– Kent A.
    Commented Nov 5, 2015 at 22:59

This is one of those times where you need to learn to pick your battles. Whenever there is a mandatory meeting, I always go through the same thought process:

  1. What do I lose if I go?

Normally this is just time and for something like a benefits presentation I may actually discover something useful. If you know going in that you are not going to sign up for whatever it is, you can always sit in the back and not pay too close attention.

  1. What can I schedule to get around this?

After I have figured out what I lose if I go and I think it's too much, I see if there is a way I can schedule some work that is a higher priority than the meeting at the same time. This gets me out of the meeting in a way that no one can question since this HAS to get done at the same time. This is usually a slightly hard sell, but it has worked for me in the past.

  1. What do I get if I win?

This has to be very good. If it's just getting out of one meeting every 6 months there is not much use to fighting. If it is getting out of a meeting once a day for the next three years saving an hour of time then it is worth looking into.

  1. What do I lose when I fight this?

This can range from looking like a problem employee to getting fired. The situation will depend on the workplace and your specific managers.

Coming from a US perspective most of the time these mandatory meetings come up it is better to just go along with what the company wants. At the end of the day, as long as you are paid for the meeting, the company has decided attending the meeting is more important than what ever your job is.

I have found that as long as the company is OK with the new delivery date taking into account the mandatory meeting, even if the meeting is a complete waste of time, I will attend the meeting like a good worker bee. If they insist on the original delivery date, then and only then would there be push back on attending.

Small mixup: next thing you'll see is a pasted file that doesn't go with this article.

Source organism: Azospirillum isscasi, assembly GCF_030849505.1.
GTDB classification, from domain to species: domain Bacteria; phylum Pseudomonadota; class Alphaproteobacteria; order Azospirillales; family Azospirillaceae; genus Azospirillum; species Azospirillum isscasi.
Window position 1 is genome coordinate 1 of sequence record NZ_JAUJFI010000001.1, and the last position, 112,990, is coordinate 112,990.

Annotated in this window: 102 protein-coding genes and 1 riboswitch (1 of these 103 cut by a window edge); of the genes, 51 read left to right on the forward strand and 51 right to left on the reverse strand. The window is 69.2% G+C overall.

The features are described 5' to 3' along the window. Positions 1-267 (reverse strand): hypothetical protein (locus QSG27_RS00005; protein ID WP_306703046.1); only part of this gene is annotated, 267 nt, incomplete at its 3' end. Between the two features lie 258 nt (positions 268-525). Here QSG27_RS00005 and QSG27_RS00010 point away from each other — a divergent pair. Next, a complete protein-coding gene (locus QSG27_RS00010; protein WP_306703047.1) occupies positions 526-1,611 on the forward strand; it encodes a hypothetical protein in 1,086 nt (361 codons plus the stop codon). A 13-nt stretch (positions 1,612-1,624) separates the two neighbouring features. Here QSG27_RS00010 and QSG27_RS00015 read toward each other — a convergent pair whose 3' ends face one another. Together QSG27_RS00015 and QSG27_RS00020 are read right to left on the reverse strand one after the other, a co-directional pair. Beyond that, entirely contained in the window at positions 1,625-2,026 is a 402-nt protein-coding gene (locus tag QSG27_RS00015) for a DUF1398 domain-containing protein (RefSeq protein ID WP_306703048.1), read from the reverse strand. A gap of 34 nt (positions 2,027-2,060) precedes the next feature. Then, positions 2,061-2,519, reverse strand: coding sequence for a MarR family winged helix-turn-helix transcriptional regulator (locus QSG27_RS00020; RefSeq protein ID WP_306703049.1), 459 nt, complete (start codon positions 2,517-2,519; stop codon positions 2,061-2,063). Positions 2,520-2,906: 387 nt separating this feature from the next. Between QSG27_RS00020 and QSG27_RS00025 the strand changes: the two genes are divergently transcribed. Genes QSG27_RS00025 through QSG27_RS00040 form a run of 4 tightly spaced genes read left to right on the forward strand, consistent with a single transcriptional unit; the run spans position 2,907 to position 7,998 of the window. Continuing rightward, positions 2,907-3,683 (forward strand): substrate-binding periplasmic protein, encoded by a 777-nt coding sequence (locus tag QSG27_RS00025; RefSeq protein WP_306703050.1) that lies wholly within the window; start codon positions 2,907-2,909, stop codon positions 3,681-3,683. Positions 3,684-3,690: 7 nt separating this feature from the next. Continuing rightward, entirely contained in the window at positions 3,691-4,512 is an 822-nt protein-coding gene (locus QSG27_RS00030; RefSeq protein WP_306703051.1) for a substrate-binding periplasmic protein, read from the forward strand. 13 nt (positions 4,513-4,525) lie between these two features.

• Thanks for your answer, but this reads like sort of a cookie-cutter response. A lot of this material doesn't have anything to do with my specific situation.
    – user14026
    Commented Nov 5, 2015 at 22:47
  • That's because there really isn't anything special about your situation.. It's a mandatory meeting, just like any other mandatory meeting. Half of those are pretty worthless, but sometimes even those have a useful nugget or two. Same here. Fighting it is not productive, and is likely to hurt you both with Manglement and in the effects stress has on your body. Some tjings just aren't worth taking a principled stand on. Pick your battles
    – keshlam
    Commented Nov 7, 2015 at 21:09

The best way to respond is to go to the meeting, ask good questions and try to learn something.

It is normal for employers in the US to require attendance at meetings pertaining to employee benefits and financial plans. If you're concerned about the "dealing intelligently with the sales pitch", simply don't sign up for any programs at the meeting. These meetings are typically conducted under the assumption that you will take paperwork home and fill it out later anyway.